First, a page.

In recent years, the term “Intelligent Evolution” has emerged to describe a symbiotic partnership between natural selection and divine design. Echoing the ideas first suggested by Wallace, Intelligent Evolution does not entirely dismiss Darwin’s principle of utility — namely that aspects of an organism will only develop if they give the organism a survival advantage. Nevertheless, when dealing with elements of human physiology and intellect that present a challenge to the utility principle, Intelligent Evolution proposes that these advantages are the result of divine design.

While this proposition is more complex than my short article could do adequate justice to, it offers a glorious explanation for the theological conundrum posed by the biblical book of Deuteronomy. This book — the fifth volume of the Pentateuch– is stylistically distinctive from the rest of the Torah, because it records the words of Moses, as opposed to the word of God. Despite this startling difference, Deuteronomy shares equal status with the preceding four books, unlike those other books in the Hebrew Scriptures that record the words of a prophet, such as Isaiah or Jeremiah.

Some of the rabbinical commentaries are of the view that elevating Moses’ discourses to this supreme status was God’s ultimate gift to His most trusted servant. But while this is a wonderful idea, it does not accord with the section in Va’etchanan (Deut. 5:1-22) that records Moses’ repetition of the Ten Commandments, first uttered by God at Sinai (Ex. 1-17). Had this section been a verbatim duplication, it would be fine. But instead, it differs from the original in numerous places.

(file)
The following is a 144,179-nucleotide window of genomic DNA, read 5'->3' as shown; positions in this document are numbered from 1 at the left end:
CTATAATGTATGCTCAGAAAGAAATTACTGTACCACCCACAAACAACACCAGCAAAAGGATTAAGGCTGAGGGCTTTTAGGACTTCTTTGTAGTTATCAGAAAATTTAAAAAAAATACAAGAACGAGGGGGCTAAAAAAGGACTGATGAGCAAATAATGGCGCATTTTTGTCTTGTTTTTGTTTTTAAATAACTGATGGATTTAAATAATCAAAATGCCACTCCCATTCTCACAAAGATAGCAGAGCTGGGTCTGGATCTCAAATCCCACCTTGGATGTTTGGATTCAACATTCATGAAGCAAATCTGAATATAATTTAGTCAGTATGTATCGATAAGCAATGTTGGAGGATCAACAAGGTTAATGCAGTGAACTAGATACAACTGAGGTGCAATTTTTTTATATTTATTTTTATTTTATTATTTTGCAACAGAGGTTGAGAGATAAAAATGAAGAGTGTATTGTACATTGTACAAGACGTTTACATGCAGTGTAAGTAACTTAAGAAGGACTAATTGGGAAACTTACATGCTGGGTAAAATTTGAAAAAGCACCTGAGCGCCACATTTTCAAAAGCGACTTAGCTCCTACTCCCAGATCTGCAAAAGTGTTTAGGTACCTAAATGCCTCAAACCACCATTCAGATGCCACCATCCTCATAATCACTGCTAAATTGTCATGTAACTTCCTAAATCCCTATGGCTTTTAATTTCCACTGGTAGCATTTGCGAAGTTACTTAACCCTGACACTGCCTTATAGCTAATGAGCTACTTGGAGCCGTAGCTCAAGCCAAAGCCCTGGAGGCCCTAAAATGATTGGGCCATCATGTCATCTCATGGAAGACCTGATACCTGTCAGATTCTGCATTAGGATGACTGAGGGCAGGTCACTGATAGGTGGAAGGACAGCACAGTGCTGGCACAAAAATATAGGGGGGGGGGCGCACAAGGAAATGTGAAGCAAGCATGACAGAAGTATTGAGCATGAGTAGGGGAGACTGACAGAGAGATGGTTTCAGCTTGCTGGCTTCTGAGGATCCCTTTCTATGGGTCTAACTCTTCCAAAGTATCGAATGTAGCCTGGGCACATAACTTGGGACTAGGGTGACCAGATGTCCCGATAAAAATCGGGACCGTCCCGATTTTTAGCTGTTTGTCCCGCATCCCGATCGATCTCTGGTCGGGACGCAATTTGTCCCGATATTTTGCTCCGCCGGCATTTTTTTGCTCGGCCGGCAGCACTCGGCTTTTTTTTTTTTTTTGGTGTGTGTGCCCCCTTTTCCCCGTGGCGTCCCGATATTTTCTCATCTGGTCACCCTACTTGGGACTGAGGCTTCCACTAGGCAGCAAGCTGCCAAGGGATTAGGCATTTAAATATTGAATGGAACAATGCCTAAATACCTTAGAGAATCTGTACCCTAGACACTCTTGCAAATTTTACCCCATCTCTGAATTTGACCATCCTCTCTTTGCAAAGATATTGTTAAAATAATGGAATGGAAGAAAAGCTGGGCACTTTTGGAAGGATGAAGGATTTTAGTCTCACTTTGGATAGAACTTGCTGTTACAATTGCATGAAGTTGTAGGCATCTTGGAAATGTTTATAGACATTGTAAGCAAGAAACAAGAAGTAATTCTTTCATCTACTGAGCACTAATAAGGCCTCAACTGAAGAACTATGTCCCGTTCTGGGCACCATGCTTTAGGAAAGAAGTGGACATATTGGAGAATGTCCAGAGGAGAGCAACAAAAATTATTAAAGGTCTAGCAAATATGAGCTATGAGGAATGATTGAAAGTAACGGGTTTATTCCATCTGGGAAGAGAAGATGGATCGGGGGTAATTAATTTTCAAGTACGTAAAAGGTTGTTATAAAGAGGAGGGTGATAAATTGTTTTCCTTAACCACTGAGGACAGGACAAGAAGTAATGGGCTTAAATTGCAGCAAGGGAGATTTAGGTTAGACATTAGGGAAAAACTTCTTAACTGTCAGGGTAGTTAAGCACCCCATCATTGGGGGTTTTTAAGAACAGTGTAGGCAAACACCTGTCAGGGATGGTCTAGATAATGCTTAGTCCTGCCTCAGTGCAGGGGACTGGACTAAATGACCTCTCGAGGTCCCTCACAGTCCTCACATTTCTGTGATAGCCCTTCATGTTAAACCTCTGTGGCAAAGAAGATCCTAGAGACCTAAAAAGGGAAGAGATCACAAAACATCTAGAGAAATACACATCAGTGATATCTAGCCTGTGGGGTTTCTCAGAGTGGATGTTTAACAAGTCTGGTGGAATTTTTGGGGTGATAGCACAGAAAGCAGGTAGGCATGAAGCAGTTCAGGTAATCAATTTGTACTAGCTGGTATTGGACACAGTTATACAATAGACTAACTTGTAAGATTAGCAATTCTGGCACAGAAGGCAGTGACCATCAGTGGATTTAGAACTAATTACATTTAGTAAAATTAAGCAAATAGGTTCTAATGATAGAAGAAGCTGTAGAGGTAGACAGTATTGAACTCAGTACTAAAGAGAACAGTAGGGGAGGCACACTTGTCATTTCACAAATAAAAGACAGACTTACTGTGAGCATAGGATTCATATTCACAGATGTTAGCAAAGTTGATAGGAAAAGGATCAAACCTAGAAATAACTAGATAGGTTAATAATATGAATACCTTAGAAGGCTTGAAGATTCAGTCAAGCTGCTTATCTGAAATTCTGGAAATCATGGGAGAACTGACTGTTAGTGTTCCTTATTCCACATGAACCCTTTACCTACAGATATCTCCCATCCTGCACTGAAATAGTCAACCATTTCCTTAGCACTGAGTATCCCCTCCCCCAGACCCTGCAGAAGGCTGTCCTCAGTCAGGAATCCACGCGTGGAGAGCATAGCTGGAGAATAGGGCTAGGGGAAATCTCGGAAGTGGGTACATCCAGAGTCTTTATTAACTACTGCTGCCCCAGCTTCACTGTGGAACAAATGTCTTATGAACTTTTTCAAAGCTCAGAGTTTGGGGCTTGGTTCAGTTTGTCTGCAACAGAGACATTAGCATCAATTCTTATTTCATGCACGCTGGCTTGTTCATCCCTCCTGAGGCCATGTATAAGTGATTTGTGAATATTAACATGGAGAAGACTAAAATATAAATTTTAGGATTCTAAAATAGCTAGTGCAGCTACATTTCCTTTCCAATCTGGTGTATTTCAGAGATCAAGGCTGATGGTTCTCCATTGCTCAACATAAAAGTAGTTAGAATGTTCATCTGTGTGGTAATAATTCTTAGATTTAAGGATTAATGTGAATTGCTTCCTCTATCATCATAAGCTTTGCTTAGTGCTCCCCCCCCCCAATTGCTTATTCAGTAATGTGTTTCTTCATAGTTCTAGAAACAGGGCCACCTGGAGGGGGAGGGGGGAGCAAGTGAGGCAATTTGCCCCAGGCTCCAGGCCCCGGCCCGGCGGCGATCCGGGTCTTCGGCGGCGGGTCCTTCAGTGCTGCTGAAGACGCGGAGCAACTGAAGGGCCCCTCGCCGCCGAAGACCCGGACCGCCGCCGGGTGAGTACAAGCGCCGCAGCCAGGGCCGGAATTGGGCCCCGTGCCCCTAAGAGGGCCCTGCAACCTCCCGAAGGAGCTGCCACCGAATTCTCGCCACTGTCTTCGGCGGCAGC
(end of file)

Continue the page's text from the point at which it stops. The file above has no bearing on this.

The medieval commentator Abraham Ibn Ezra devotes detailed attention to this anomaly in his longest single piece of Torah commentary, and concludes that Moses’ version of the Decalogue contained explanatory changes and additions. Later commentaries augment this idea by proposing that the move from God’s word to Moses introduces us to the concept of the oral Torah, which utilizes the Pentateuch as the foundation of a dynamic God-oriented system to govern society, and to maintain moral standards.

The idea of an evolving system that uses the raw words of the Torah as its basis appears to be the theological parallel of Intelligent Evolution. Just as human beings have capacities and qualities that in early history exceeded our needs, but which were divinely placed there to be utilized when the need arose, the Torah contains information that was not evident to those who first encountered it. Or perhaps, as Rabbi Samson Raphael Hirsch suggests, the information was not yet relevant, but was embedded there for future use.

This is why it was so important that an augmented and embellished version of the Ten Commandments had to appear as part of the Torah, to establish this principle as an integral part of our theological system from its very inception.